For Canadian and US passport holders as well as the traveler for most of the European countries, visa is not required for entering Hong Kong if the stay is less than ninety days. For traveler from other countries or regions, please consult with your nearest PRC embassy or consulate.

How to make phone calls in China

Inside most towns and cities in China, IDD services are usually provided at all hotels and post offices. Phone cards are available in post offices inside hotels or on the streets. More conveniently, most newsstands in major cities also carry phone cards. Telephone booths on the streets or in the public areas are mostly for making local calls.

If you plan to stay in China for an extended period of time and need to use telephone rather frequently, it is recommended to purchase a local cellular phone with a rechargeable SIMM card. Although the cellular phone that you use at home most likely can be used in China, the international roaming services are extremely expensive, ranging between USD two to three dollars per minute depending on the service provider. It is very easy to buy a cellular phone; setting up the mobile services only takes couple minutes. There are various low rate international calling cards available for using with the Chinese cellular phones. Talk to an attendant at the hotel you are staying, they will be able to direct you to a right place where you can buy a cellular phone and have the local cellular services set up.

Most tourist hotels provide postal services. If you want to send important items such as antiques and cultural relics that are under customs control, you will have to ask for the help of the local branch of the international post office, instead of the small post office in a hotel.

Important phone numbers in China 110--Police 112--Inner-city telephone mishaps 113--Operator of domestic long-distance calls 114--Inner-city telephone number inquiries 115--Operator of international long-distance calls 116--Information on domestic long-distance calls 117--Time 119--Fire 120--Ambulance 121--Weather forecasts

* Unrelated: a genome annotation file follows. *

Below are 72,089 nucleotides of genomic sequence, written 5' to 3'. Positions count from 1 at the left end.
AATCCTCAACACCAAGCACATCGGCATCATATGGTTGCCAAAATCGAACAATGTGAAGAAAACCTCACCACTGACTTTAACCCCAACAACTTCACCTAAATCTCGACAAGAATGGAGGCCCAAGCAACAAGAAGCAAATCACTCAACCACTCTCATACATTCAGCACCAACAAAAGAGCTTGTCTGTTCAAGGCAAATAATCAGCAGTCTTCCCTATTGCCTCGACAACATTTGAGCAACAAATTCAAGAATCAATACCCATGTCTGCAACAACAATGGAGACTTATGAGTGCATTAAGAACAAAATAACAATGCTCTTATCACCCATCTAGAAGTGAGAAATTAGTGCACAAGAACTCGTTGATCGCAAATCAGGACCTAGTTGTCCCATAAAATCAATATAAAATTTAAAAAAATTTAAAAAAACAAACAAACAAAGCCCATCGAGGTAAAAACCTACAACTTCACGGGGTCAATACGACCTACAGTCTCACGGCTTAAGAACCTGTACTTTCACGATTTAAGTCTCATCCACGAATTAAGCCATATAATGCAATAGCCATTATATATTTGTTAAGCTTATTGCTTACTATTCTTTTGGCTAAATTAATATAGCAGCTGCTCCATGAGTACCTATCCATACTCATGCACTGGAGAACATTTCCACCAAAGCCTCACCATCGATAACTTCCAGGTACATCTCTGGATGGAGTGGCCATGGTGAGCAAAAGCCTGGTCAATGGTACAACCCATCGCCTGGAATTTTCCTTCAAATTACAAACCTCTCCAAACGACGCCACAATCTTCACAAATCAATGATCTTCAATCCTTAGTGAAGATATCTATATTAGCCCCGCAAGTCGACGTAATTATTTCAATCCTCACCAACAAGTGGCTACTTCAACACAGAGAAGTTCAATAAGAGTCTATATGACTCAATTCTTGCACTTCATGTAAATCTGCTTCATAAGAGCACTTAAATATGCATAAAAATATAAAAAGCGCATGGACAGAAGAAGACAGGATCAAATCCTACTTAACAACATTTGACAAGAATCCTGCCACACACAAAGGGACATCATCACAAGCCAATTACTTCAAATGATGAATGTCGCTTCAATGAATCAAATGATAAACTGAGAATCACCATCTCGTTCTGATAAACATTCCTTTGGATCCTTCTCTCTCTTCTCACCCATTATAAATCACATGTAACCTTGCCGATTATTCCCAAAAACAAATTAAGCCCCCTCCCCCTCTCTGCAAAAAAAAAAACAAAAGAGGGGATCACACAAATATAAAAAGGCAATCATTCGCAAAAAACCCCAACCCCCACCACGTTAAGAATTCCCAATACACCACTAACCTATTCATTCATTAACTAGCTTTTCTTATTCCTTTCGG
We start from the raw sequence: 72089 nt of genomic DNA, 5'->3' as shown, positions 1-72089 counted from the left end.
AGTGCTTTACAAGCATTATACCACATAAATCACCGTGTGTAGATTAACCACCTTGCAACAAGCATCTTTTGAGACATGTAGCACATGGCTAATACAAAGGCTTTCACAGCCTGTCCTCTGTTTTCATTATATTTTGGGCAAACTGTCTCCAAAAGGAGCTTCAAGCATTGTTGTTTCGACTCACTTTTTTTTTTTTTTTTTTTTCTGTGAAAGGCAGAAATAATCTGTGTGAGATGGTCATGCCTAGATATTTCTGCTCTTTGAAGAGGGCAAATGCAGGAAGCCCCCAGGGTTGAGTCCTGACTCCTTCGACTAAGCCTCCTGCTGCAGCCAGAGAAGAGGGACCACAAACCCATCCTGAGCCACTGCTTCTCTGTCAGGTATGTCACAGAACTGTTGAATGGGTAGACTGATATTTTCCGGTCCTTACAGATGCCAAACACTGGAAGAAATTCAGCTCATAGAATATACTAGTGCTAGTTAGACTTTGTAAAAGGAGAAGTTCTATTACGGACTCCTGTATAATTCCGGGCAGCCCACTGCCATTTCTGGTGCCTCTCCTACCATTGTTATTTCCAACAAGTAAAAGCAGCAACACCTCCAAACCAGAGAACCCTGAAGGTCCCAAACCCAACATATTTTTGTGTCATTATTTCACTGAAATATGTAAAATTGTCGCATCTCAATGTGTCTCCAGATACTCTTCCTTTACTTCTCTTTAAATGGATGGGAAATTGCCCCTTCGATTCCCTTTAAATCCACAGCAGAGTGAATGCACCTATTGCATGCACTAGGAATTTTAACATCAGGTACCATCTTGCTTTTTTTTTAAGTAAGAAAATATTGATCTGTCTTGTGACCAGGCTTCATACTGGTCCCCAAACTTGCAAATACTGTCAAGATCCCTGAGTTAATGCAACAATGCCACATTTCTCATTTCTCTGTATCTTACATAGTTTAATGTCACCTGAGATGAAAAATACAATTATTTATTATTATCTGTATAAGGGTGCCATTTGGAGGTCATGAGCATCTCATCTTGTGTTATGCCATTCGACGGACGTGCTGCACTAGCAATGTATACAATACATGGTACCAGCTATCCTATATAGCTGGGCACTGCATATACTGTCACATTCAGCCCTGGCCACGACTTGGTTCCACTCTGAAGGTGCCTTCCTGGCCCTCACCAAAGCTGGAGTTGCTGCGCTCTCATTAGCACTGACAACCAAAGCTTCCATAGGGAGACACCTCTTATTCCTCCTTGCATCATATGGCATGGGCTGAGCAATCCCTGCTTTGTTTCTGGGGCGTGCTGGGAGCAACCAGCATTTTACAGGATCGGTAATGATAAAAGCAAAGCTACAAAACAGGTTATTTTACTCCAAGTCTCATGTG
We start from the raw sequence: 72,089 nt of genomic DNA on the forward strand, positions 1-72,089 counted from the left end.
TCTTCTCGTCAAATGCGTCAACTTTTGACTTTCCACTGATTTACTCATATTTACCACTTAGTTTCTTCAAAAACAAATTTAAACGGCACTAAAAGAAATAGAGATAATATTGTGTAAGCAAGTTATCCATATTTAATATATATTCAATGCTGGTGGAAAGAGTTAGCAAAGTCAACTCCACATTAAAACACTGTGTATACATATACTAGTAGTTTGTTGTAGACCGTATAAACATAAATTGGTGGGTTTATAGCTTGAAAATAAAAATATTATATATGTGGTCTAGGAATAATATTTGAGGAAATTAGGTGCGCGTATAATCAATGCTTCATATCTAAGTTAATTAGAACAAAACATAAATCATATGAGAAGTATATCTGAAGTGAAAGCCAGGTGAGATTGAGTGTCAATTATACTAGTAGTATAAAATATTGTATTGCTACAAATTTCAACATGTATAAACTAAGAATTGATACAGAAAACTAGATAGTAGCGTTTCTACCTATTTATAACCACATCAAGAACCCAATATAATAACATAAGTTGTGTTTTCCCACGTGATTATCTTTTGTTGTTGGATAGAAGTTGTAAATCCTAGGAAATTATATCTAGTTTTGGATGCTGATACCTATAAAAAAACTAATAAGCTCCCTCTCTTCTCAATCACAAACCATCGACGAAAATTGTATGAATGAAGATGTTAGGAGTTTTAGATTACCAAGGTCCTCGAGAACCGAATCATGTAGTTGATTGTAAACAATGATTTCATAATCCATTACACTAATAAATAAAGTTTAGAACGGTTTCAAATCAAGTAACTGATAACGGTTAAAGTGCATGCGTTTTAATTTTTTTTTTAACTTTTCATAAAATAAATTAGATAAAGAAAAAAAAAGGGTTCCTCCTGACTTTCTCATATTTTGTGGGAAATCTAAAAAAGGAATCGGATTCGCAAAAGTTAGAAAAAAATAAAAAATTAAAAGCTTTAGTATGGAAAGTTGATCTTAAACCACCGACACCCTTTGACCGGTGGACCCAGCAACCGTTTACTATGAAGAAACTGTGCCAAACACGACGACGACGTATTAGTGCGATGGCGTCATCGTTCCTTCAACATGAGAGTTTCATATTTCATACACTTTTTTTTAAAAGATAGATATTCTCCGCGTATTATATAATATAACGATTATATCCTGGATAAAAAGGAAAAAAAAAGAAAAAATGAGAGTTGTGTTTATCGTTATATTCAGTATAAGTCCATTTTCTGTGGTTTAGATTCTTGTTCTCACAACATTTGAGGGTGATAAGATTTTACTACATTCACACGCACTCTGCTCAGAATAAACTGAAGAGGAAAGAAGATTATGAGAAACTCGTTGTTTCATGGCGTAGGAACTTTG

Dining Tips for Traveling in China

About Chinese Food

Dining might be an important part of the journey for some tourists. There are abundant delicious foods and drinks in China that may give you artistic impressions. Chinese cuisines have gained high reputations worldwide and in part represent the magnificent Chinese culture evolved during nearly five thousand year long glorious history. The staple foods in China are rice and wheat. Millet, corn, buckwheat, potato, sweet potato and many other types of legumes are also common. Apart from rice, wheaten food like steamed bread, noodles, deep-fried twisted dough sticks, steamed stuffed buns, as well as various gruels, cakes and snacks with special local flavors always make the dining table rich and colorful.

China is a big country with a vast territory abounding in natural resources. In different regions of China, people's life styles, custom, economic situations and cultural backgrounds all vary. The diversified focal flavors along with different but equally superb cooking techniques have formed eight famous yet traditional Chinese Cuisines, namely Shandong, Sichuan, Guangdong, Jiangsu, Zhejiang, Fujian, Hunan and Anhui, each of which has its own features.